Thank you for a thought provoking blog! My son is fairly gifted and I do not want to encourage too much pride for his inborn talents, especially not the kind of pride that considers oneself better than others. Rather I encourage the effort he puts into harnessing his talent, or the risks he takes to try something new and stretch his talent into a new medium or style, or the progress he is making as he teaches himself to draw. And when I struggle with the negative connotations with the word Pride, I try to feel Pleased, or Satisfied, or Content with an accomplishment. Is it possible to be humbly proud?

Anonymous Wed, Jul 17th 2013 @ 12:30pm

On reflection my opinion is that all of us who use the cards should at least put 1 because we are taking action to keep ourselves going by being here.

Nancy Wed, Jul 17th 2013 @ 1:52pm

I am the same way about the pride card. I am gifted intellectually and have for so long tried not to shine over others because then I can be ostracized. I am struggling to be proud of what I do aclommplish.
ChrissMMcC --my oldest son is gifted as yours and we would talk about not being arrogant or prideful. Now he is like his mother and has a hard time marketing himself in job interviews! Somehow need to balance this. Sounds like you are trying to do this.

Lostinspace Wed, Jul 17th 2013 @ 2:34pm

Well it also seems to me that it could be generational - I am 60 and was definitely not encouraged to be proud of my achievements let alone boast about them - "Pride comes before a fall" might also influence a few people. I only put '1' if I have made a real effort at something that does NOT come easily to me, considering the stuff I do well anyway to not be a source of pride. Thinking of changing that, thanks Mary - I really enjoyed your post. Seems like we need to tell the bad parrot to Shut Up!

debfrance Wed, Jul 17th 2013 @ 4:11pm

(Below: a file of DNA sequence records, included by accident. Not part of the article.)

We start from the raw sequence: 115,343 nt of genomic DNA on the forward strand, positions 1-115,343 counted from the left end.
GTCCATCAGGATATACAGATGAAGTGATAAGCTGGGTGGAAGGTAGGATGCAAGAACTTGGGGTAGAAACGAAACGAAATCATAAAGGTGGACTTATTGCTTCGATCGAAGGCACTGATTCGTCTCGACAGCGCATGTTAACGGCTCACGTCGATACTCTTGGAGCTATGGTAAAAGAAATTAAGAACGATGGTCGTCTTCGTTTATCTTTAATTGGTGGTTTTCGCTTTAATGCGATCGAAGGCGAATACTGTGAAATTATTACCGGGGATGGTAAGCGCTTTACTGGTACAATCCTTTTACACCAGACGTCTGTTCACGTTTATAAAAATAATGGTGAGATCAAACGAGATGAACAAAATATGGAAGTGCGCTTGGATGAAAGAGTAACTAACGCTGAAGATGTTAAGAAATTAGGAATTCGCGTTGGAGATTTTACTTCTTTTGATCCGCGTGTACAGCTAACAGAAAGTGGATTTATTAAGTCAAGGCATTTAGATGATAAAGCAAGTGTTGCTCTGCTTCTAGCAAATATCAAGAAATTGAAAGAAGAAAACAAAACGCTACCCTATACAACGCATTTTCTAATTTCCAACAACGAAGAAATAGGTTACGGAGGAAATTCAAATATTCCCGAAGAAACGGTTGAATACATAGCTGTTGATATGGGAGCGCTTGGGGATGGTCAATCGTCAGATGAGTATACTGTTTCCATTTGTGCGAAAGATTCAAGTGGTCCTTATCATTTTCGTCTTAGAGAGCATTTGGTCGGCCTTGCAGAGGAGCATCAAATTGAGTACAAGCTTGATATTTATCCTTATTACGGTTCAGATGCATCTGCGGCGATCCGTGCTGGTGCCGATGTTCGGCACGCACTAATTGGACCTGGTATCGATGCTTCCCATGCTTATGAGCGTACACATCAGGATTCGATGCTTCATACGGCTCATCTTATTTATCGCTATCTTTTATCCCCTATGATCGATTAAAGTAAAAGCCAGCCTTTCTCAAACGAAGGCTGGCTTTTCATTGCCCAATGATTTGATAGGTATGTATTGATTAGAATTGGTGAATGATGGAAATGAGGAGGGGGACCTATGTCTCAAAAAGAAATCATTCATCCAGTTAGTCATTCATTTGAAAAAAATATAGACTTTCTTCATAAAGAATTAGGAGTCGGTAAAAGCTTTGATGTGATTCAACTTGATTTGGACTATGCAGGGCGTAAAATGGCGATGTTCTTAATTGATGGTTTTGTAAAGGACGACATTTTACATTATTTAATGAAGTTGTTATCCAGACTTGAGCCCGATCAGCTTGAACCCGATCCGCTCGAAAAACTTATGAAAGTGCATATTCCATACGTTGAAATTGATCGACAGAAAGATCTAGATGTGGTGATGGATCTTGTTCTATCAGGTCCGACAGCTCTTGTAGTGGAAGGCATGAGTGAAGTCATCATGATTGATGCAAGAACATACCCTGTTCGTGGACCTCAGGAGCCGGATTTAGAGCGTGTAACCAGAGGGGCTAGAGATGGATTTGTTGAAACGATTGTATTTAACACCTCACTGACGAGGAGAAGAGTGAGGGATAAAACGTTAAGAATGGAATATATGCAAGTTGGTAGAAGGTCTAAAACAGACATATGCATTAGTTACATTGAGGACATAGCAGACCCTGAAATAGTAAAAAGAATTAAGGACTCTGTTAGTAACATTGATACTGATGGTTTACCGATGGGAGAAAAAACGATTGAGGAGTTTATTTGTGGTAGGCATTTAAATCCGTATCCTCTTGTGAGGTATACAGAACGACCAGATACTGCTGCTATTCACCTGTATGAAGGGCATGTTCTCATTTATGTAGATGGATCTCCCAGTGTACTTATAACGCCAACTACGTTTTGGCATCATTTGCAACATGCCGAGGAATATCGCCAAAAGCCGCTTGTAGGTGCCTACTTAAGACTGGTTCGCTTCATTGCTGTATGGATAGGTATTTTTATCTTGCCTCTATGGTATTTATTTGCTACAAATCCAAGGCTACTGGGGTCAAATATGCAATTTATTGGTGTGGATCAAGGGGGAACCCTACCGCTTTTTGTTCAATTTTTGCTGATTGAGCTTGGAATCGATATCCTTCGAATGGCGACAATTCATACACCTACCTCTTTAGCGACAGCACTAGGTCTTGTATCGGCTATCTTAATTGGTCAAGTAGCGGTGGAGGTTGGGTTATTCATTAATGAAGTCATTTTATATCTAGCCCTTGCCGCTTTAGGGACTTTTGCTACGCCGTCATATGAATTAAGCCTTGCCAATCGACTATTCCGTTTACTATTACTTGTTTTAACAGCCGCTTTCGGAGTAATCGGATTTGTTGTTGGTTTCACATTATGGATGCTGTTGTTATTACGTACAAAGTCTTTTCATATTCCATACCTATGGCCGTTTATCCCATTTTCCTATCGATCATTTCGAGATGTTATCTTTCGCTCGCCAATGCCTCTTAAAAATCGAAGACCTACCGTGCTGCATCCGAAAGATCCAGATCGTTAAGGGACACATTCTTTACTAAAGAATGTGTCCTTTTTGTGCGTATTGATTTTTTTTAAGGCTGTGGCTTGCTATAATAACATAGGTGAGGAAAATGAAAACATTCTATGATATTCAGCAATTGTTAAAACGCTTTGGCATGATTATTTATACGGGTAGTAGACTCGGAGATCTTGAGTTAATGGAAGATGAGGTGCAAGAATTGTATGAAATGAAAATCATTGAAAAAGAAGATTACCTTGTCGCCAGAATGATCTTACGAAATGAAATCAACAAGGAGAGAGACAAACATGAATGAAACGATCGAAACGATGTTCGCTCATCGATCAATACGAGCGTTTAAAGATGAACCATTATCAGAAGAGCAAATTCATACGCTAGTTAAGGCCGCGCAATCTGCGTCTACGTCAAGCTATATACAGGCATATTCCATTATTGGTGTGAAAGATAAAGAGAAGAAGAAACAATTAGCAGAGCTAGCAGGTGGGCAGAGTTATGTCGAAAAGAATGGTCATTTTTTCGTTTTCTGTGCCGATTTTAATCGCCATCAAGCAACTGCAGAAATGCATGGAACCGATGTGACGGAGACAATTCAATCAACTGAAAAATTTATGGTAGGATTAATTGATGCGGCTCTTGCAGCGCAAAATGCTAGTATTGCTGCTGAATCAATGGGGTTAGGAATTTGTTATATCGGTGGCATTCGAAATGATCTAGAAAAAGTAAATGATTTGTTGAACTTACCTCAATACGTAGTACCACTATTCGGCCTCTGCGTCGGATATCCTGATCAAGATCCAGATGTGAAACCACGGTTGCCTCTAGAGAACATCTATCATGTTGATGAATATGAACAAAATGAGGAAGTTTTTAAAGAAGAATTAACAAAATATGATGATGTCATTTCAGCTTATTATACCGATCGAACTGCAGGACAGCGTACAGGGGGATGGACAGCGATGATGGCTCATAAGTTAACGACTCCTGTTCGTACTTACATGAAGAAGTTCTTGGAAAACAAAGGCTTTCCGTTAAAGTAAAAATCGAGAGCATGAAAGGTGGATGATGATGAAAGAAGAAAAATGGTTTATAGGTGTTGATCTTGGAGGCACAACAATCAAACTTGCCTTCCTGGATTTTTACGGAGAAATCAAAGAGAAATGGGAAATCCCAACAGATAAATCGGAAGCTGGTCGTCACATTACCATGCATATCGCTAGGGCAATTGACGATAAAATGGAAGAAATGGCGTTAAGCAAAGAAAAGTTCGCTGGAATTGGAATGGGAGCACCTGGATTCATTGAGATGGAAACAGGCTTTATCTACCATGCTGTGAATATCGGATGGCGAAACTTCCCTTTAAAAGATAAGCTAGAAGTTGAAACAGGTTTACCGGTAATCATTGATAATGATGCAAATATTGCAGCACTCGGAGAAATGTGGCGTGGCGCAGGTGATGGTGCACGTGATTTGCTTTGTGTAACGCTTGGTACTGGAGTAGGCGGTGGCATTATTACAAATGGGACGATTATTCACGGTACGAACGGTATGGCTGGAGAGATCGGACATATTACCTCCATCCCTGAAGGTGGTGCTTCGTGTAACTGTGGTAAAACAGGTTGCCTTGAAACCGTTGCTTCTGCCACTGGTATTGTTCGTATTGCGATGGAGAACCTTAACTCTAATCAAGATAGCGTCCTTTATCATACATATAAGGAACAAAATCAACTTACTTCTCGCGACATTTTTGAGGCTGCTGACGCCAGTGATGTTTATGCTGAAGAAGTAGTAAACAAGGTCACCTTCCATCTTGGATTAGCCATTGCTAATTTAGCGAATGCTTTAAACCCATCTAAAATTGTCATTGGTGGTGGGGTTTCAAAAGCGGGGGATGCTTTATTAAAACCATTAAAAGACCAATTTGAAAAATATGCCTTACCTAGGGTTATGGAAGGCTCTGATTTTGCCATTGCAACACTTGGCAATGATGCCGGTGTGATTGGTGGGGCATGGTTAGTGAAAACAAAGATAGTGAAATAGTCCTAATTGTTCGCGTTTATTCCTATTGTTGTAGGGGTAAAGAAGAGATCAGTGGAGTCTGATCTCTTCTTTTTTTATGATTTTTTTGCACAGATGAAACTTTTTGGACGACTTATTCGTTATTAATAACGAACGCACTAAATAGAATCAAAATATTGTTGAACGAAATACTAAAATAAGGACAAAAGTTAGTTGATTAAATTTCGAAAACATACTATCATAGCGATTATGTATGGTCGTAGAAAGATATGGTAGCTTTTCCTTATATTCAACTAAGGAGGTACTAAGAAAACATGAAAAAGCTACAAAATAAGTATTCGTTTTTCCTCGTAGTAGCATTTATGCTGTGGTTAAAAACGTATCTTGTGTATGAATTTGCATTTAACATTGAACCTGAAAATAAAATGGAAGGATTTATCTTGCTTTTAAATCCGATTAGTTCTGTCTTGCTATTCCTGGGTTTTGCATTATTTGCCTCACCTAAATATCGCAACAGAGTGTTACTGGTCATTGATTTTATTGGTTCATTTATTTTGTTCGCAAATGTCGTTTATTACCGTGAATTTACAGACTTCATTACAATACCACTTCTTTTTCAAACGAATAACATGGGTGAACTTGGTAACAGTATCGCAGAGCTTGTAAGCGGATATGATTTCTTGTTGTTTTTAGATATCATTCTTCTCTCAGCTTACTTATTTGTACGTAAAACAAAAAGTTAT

Thanks for broaching the topic. The PROUD card has always thrown me, and it's not a reflection of low self-esteem. I do believe in what I do, and I do take great satisfaction from my accomplishments, but I can't relate that to a feeling of pride. I wrote to Jon Cousins about this about 2 years ago, and his response was not clear although I don't remember what it was). He defended the use of PROUD, so I decided to just keep it at 0 and adjust my scores for myself. I still feel that a sense of satisfaction or of self-esteem would be more appropriate to my reaction, but that is not among the choices. So, I'll stick with the ol' 0. But this particular card did hold me back from feeling completely comfortable with Moodscope.

Eileeninher60s Thu, Jul 18th 2013 @ 8:31am

I agree that it's a generational thing - pride was definitely a sin in my upbringing. We were not allowed to boast or feel pleased with ourselves about our achievements, and I think doing well was merely what was expected of us. Doing not so well was a massive disappointment to our parents and was our fault, not the teaching! Thank goodness things were better for my daughters and now I am observing marvellous primary teaching for my granddaughter. It was tough in the 1950s and 60s!

You must login to leave a comment.

What is Moodscope?

Moodscope members seek to support each other by sharing their experiences through this blog. If you’d like to receive these daily posts by email, just sign up to Moodscope now, completely free of charge.

Moodscope is an innovative way for people to treat their own low mood problems using an engaging online tool. Anyone in the world can accurately assess and track daily mood scores over a period of time. We have proved that the very act of measuring, tracking and sharing mood can actually lift it. Join now.

Blog Archive


Posts and comments on the Moodscope blog are the personal views of Moodscope members, they are for informational purposes only and do not constitute medical advice. Moodscope makes no representations as to the accuracy or completeness of any information on this blog or found by following any of the links.

Moodscope will not be liable for any errors or omissions in this information nor for the availability of this information. The owner will not be liable for any losses, injuries, or damages from the display or use of this information.

We exist to help people to positively manage their moods. You can contribute by taking the test, sharing your experience on the blog or contributing funds so we can keep it free for all who need it.

Moodscope® is © Moodscope Ltd 2018. Developed from scales which are © 1988 American Psychological Association. Cannot be reproduced without express written permission of APA.